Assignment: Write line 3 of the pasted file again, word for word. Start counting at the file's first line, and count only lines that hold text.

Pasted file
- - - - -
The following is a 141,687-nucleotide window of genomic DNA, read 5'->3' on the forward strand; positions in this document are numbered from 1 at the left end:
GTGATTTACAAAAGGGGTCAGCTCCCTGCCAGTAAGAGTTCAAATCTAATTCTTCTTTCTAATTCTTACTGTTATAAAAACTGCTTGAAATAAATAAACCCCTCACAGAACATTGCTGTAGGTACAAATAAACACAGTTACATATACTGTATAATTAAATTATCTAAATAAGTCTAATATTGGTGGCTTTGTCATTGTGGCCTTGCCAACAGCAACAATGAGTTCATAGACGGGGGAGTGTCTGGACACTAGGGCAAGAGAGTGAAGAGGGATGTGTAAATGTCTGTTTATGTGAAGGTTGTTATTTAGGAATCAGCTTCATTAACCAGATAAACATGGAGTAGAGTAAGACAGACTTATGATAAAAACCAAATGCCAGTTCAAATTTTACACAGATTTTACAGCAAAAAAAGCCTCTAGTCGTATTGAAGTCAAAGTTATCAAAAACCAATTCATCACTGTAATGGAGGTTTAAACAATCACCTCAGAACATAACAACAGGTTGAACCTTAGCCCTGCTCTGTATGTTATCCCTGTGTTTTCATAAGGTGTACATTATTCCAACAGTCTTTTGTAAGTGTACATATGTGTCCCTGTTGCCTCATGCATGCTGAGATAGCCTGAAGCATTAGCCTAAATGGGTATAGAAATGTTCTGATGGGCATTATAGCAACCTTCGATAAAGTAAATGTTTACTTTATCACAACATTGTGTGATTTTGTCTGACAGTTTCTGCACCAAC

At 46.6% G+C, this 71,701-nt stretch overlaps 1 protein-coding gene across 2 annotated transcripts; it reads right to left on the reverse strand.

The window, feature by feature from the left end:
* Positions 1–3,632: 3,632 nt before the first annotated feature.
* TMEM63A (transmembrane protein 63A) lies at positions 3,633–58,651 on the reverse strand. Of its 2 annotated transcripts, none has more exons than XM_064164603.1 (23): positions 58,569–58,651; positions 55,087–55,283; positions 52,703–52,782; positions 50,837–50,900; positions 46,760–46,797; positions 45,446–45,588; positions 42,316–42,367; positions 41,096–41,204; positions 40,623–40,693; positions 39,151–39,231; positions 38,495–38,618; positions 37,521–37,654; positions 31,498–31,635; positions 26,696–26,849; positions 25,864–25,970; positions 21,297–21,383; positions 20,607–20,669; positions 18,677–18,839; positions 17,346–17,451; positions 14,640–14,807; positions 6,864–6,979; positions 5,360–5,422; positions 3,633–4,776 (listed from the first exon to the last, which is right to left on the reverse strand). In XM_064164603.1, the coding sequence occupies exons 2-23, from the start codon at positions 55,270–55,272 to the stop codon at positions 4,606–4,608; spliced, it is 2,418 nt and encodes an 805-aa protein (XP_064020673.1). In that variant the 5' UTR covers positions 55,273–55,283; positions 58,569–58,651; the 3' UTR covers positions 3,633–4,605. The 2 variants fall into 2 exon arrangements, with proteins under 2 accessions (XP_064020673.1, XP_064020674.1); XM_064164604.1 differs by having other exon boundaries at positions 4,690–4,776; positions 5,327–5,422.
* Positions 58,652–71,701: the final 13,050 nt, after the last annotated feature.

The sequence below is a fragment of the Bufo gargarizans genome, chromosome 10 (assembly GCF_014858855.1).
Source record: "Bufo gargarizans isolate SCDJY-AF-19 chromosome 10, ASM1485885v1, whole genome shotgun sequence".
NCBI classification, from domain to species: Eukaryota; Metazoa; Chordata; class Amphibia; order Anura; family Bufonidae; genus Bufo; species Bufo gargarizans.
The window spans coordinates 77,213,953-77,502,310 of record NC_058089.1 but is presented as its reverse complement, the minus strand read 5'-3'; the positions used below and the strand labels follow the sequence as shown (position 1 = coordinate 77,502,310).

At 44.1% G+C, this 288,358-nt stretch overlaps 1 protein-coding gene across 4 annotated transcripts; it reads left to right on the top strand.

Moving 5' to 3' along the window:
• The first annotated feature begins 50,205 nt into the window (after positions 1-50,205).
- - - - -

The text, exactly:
At 46.6% G+C, this 71,701-nt stretch overlaps 1 protein-coding gene across 2 annotated transcripts; it reads right to left on the reverse strand.